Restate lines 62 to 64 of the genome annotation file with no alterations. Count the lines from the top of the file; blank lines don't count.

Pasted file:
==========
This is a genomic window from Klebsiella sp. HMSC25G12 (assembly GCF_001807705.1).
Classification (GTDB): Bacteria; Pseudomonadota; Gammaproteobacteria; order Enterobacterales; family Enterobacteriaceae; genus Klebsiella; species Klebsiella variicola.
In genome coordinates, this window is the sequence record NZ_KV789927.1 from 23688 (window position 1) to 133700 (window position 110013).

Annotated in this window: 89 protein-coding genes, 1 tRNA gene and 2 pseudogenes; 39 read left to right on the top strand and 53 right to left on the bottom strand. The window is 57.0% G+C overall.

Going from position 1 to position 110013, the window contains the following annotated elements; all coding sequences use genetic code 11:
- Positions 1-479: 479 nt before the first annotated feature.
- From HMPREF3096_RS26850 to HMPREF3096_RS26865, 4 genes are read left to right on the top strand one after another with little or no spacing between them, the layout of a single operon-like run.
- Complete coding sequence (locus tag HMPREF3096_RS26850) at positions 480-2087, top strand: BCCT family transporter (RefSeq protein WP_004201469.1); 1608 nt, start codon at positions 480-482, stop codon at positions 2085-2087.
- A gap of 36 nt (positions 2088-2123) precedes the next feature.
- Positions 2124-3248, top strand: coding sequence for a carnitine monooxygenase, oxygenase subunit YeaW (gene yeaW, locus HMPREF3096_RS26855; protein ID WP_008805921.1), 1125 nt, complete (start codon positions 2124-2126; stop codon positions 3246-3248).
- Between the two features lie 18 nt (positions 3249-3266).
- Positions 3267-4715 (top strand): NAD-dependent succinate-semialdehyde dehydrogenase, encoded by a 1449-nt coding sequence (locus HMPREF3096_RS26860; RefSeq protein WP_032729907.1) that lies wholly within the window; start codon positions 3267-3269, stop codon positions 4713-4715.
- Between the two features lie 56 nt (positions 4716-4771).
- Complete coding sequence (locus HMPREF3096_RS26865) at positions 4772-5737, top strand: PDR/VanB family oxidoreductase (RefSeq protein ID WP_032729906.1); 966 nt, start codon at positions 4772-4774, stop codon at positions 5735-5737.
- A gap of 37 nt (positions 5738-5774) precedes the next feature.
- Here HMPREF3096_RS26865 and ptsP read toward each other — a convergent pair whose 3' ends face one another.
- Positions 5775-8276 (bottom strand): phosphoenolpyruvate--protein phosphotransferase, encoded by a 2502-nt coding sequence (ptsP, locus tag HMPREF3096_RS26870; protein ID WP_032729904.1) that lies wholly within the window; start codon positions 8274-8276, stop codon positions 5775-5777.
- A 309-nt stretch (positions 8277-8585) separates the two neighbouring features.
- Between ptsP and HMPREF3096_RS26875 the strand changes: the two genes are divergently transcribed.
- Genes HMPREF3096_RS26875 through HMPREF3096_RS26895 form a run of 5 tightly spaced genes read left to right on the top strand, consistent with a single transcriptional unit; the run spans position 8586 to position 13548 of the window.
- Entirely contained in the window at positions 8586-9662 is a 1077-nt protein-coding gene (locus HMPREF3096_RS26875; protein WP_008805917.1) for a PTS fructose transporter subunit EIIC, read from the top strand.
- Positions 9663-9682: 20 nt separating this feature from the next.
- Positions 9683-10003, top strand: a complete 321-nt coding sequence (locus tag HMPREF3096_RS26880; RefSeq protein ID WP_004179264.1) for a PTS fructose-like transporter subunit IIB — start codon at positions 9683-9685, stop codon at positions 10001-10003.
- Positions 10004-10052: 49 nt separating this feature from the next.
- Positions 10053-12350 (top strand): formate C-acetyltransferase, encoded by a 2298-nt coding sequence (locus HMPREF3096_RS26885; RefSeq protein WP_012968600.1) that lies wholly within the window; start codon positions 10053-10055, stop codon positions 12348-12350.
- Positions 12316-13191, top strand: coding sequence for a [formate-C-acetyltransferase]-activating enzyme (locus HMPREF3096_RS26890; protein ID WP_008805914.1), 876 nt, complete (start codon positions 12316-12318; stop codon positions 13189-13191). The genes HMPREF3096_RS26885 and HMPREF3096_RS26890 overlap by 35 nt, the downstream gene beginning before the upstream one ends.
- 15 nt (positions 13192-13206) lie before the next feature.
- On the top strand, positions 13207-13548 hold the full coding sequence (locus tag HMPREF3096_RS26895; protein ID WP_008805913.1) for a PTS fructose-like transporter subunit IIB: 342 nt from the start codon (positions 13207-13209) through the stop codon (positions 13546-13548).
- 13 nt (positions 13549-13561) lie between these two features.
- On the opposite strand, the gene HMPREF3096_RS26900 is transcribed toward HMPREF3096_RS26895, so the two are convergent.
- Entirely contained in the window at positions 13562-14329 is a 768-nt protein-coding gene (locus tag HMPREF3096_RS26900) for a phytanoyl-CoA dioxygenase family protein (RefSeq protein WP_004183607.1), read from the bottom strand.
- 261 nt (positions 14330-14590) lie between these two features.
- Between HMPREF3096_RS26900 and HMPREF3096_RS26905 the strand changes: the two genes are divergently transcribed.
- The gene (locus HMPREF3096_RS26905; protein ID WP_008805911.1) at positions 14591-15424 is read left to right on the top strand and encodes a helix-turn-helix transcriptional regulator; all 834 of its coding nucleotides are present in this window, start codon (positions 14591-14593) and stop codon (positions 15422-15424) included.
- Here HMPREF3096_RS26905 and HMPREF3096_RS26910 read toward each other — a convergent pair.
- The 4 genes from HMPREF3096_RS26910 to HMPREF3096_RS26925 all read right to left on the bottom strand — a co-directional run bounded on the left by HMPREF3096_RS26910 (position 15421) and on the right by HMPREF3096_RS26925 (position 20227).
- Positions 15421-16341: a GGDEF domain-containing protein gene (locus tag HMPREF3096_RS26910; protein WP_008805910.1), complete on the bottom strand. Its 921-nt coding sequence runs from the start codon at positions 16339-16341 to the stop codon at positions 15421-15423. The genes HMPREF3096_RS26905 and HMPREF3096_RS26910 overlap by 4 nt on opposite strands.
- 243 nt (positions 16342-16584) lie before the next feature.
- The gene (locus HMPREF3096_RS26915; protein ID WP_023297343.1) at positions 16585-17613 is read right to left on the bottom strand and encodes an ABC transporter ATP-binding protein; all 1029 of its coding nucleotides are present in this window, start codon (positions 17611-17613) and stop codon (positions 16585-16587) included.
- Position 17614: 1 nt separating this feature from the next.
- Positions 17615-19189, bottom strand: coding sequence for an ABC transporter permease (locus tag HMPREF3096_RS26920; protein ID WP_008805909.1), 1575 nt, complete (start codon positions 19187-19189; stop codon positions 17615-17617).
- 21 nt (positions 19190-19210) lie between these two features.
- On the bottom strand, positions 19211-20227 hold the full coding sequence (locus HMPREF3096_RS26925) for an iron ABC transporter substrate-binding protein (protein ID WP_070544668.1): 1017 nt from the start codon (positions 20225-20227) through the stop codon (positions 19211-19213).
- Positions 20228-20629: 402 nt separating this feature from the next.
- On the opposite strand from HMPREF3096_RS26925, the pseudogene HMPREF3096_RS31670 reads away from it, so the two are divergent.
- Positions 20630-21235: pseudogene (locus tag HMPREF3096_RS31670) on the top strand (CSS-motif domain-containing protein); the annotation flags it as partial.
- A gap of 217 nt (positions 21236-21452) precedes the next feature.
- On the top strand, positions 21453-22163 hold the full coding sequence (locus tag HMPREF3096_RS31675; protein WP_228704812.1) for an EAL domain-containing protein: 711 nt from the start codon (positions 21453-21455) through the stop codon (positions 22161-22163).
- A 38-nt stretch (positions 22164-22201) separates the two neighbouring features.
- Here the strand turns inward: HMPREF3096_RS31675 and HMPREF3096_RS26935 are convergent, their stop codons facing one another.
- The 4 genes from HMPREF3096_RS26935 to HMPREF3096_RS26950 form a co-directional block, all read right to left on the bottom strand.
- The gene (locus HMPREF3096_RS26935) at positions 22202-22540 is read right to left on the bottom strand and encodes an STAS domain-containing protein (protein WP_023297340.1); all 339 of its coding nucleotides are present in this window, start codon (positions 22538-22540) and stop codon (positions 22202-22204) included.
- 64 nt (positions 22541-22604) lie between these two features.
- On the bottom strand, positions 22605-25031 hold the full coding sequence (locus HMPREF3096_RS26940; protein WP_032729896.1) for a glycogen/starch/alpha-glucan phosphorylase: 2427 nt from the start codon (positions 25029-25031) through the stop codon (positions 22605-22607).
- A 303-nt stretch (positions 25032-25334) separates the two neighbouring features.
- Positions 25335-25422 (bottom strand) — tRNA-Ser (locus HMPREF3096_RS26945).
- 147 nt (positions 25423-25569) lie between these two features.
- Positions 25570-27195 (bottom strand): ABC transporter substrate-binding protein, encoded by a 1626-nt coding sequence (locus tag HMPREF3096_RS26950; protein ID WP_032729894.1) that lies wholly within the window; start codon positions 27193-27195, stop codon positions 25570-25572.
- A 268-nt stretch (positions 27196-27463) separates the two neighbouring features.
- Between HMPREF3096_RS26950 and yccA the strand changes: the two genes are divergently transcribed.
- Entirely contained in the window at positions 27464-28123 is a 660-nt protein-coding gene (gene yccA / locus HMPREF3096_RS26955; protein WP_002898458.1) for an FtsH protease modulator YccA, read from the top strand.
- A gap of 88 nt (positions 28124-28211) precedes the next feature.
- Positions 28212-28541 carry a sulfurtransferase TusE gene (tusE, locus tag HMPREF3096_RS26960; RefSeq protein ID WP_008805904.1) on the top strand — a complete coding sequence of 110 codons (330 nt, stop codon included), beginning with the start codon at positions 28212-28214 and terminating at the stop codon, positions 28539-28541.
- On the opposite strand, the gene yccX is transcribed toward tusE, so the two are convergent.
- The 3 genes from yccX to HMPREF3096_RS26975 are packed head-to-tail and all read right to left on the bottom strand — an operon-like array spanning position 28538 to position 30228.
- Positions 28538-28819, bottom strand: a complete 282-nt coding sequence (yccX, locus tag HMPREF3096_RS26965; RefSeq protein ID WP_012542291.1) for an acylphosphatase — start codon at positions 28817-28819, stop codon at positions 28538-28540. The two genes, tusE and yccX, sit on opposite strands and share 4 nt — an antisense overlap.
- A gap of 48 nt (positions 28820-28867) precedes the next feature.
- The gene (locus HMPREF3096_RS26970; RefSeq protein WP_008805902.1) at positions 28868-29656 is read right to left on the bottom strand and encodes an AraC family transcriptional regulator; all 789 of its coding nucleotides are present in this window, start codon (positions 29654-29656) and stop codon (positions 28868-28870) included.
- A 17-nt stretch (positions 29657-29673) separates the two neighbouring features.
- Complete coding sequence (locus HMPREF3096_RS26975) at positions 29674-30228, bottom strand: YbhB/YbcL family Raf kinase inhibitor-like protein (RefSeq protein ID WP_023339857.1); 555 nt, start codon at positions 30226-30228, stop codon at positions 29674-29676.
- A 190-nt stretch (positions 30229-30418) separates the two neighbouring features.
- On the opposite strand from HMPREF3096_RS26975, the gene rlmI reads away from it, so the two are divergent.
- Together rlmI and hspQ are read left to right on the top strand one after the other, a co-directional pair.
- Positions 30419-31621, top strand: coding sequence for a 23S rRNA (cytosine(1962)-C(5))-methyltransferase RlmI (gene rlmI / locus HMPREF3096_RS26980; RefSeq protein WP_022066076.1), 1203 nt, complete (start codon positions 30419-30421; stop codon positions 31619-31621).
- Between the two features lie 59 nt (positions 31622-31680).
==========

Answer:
- A gap of 88 nt (positions 28124-28211) precedes the next feature.
- Positions 28212-28541 carry a sulfurtransferase TusE gene (tusE, locus tag HMPREF3096_RS26960; RefSeq protein ID WP_008805904.1) on the top strand — a complete coding sequence of 110 codons (330 nt, stop codon included), beginning with the start codon at positions 28212-28214 and terminating at the stop codon, positions 28539-28541.
- On the opposite strand, the gene yccX is transcribed toward tusE, so the two are convergent.